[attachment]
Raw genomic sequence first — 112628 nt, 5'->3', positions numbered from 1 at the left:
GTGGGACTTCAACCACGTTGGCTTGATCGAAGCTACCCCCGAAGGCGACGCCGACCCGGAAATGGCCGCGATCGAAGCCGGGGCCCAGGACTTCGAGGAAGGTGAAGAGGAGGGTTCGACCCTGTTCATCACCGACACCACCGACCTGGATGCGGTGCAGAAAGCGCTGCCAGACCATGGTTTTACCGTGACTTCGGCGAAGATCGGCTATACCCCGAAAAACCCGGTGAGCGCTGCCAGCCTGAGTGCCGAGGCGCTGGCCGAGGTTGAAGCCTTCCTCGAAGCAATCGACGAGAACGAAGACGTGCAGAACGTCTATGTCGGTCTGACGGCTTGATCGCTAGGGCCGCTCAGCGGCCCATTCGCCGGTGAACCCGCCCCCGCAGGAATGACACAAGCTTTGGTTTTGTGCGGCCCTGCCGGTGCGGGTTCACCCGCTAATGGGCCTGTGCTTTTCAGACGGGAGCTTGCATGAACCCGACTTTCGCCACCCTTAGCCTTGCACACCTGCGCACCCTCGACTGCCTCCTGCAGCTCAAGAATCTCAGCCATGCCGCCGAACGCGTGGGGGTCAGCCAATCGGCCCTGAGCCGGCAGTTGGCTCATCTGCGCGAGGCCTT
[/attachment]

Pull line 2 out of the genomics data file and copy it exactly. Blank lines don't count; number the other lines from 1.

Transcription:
GTGGGACTTCAACCACGTTGGCTTGATCGAAGCTACCCCCGAAGGCGACGCCGACCCGGAAATGGCCGCGATCGAAGCCGGGGCCCAGGACTTCGAGGAAGGTGAAGAGGAGGGTTCGACCCTGTTCATCACCGACACCACCGACCTGGATGCGGTGCAGAAAGCGCTGCCAGACCATGGTTTTACCGTGACTTCGGCGAAGATCGGCTATACCCCGAAAAACCCGGTGAGCGCTGCCAGCCTGAGTGCCGAGGCGCTGGCCGAGGTTGAAGCCTTCCTCGAAGCAATCGACGAGAACGAAGACGTGCAGAACGTCTATGTCGGTCTGACGGCTTGATCGCTAGGGCCGCTCAGCGGCCCATTCGCCGGTGAACCCGCCCCCGCAGGAATGACACAAGCTTTGGTTTTGTGCGGCCCTGCCGGTGCGGGTTCACCCGCTAATGGGCCTGTGCTTTTCAGACGGGAGCTTGCATGAACCCGACTTTCGCCACCCTTAGCCTTGCACACCTGCGCACCCTCGACTGCCTCCTGCAGCTCAAGAATCTCAGCCATGCCGCCGAACGCGTGGGGGTCAGCCAATCGGCCCTGAGCCGGCAGTTGGCTCATCTGCGCGAGGCCTT